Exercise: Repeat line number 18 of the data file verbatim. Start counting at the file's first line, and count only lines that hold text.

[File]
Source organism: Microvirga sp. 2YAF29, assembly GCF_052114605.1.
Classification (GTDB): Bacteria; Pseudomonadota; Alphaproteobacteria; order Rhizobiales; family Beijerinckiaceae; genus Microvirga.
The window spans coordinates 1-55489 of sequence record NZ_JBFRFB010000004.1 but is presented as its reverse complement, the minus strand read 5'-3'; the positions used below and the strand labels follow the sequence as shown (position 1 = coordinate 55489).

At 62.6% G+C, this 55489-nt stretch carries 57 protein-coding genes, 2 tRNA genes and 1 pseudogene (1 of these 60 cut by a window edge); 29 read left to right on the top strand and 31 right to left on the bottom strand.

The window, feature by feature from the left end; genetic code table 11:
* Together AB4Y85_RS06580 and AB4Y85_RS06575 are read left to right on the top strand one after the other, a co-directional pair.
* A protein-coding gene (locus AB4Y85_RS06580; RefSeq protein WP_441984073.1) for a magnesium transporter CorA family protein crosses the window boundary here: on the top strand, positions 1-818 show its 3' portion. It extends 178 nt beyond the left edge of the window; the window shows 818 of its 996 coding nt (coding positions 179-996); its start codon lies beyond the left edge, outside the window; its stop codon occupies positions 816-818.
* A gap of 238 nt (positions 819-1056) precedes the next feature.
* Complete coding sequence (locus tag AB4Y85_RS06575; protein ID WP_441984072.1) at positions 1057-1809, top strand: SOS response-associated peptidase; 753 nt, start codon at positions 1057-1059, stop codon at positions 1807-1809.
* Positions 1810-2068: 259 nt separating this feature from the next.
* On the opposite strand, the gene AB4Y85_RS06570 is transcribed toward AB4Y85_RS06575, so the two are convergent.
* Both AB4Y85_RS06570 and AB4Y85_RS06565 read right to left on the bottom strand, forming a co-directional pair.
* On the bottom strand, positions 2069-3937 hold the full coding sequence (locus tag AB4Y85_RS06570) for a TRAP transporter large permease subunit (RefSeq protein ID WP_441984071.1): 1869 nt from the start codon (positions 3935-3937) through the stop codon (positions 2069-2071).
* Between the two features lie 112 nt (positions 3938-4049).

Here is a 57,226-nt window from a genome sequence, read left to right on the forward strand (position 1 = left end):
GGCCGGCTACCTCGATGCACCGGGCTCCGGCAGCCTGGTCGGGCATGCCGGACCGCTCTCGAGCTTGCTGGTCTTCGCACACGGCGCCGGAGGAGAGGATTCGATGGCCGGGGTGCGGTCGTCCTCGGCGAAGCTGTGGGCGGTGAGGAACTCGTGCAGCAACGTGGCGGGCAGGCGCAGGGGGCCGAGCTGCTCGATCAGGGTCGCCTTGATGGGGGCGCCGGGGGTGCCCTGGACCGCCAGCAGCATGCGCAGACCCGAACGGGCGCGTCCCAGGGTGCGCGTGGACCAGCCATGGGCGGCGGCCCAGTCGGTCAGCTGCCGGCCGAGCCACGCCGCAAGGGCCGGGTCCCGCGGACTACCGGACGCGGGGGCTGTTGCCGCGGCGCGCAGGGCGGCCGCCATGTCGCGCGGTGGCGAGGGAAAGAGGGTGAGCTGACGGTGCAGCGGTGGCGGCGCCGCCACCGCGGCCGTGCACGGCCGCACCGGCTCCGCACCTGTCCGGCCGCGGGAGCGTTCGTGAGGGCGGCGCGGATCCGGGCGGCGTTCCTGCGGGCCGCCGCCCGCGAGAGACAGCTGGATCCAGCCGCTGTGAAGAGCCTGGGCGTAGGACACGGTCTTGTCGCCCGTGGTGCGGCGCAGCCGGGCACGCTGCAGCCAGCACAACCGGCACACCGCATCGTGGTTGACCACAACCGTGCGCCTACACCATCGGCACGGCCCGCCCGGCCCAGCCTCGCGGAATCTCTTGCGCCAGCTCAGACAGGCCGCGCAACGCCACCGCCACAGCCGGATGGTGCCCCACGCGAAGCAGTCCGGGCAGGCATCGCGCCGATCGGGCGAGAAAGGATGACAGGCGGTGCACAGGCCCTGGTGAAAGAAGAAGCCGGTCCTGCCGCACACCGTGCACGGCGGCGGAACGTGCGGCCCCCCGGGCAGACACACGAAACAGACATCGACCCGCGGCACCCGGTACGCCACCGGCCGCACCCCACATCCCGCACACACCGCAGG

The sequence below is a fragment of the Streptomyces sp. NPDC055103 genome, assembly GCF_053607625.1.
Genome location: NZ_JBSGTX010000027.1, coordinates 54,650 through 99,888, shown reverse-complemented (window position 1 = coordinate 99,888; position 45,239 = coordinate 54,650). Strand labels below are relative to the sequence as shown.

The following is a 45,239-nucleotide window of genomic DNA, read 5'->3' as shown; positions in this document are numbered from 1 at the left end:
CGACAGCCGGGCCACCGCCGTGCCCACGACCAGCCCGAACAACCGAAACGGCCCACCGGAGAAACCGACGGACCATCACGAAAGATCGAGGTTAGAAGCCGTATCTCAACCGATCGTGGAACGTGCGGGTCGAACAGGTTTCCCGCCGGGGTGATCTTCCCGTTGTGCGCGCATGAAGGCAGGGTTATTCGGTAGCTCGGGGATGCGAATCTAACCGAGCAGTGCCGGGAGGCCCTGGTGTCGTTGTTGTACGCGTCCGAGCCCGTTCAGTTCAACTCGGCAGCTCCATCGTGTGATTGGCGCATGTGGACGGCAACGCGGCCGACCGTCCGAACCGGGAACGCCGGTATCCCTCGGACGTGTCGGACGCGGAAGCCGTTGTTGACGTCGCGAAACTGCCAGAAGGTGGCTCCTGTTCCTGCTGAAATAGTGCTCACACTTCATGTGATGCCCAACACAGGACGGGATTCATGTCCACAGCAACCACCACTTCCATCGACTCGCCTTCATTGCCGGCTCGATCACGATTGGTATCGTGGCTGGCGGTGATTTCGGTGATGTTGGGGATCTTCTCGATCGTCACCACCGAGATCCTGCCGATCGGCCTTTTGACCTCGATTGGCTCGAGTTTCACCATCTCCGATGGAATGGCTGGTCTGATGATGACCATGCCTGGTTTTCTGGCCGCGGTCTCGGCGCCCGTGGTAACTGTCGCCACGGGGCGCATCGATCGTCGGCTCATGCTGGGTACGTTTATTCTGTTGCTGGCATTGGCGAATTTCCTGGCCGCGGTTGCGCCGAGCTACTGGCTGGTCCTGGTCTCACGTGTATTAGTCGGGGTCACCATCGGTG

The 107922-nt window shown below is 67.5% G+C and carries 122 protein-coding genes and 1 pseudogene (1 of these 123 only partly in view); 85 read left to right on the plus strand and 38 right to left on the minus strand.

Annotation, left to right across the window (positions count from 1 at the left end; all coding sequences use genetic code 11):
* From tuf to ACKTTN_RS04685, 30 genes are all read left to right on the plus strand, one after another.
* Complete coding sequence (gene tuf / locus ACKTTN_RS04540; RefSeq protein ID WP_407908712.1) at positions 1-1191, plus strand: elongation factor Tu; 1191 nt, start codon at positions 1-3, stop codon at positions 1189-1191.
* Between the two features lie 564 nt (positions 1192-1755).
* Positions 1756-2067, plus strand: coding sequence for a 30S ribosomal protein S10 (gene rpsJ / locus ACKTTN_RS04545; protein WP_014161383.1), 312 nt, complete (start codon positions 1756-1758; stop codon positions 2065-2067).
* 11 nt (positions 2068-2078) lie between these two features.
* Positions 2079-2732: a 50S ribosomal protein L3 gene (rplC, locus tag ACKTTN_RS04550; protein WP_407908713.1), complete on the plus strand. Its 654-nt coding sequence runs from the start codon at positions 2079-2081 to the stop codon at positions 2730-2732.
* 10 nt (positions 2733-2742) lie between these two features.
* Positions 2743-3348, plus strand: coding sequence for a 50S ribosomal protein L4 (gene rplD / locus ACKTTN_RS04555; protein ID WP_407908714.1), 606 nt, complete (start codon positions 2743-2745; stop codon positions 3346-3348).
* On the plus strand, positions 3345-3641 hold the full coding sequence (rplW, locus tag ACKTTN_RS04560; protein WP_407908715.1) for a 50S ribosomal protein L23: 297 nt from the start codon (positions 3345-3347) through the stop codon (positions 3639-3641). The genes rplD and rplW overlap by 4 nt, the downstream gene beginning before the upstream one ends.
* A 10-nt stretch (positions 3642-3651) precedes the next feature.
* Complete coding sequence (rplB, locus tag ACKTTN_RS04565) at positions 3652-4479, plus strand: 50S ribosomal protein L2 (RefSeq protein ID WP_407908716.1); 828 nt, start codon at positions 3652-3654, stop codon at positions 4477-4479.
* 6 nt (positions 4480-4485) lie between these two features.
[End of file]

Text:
Genome location: NZ_JBSGTX010000027.1, coordinates 54,650 through 99,888, shown reverse-complemented (window position 1 = coordinate 99,888; position 45,239 = coordinate 54,650). Strand labels below are relative to the sequence as shown.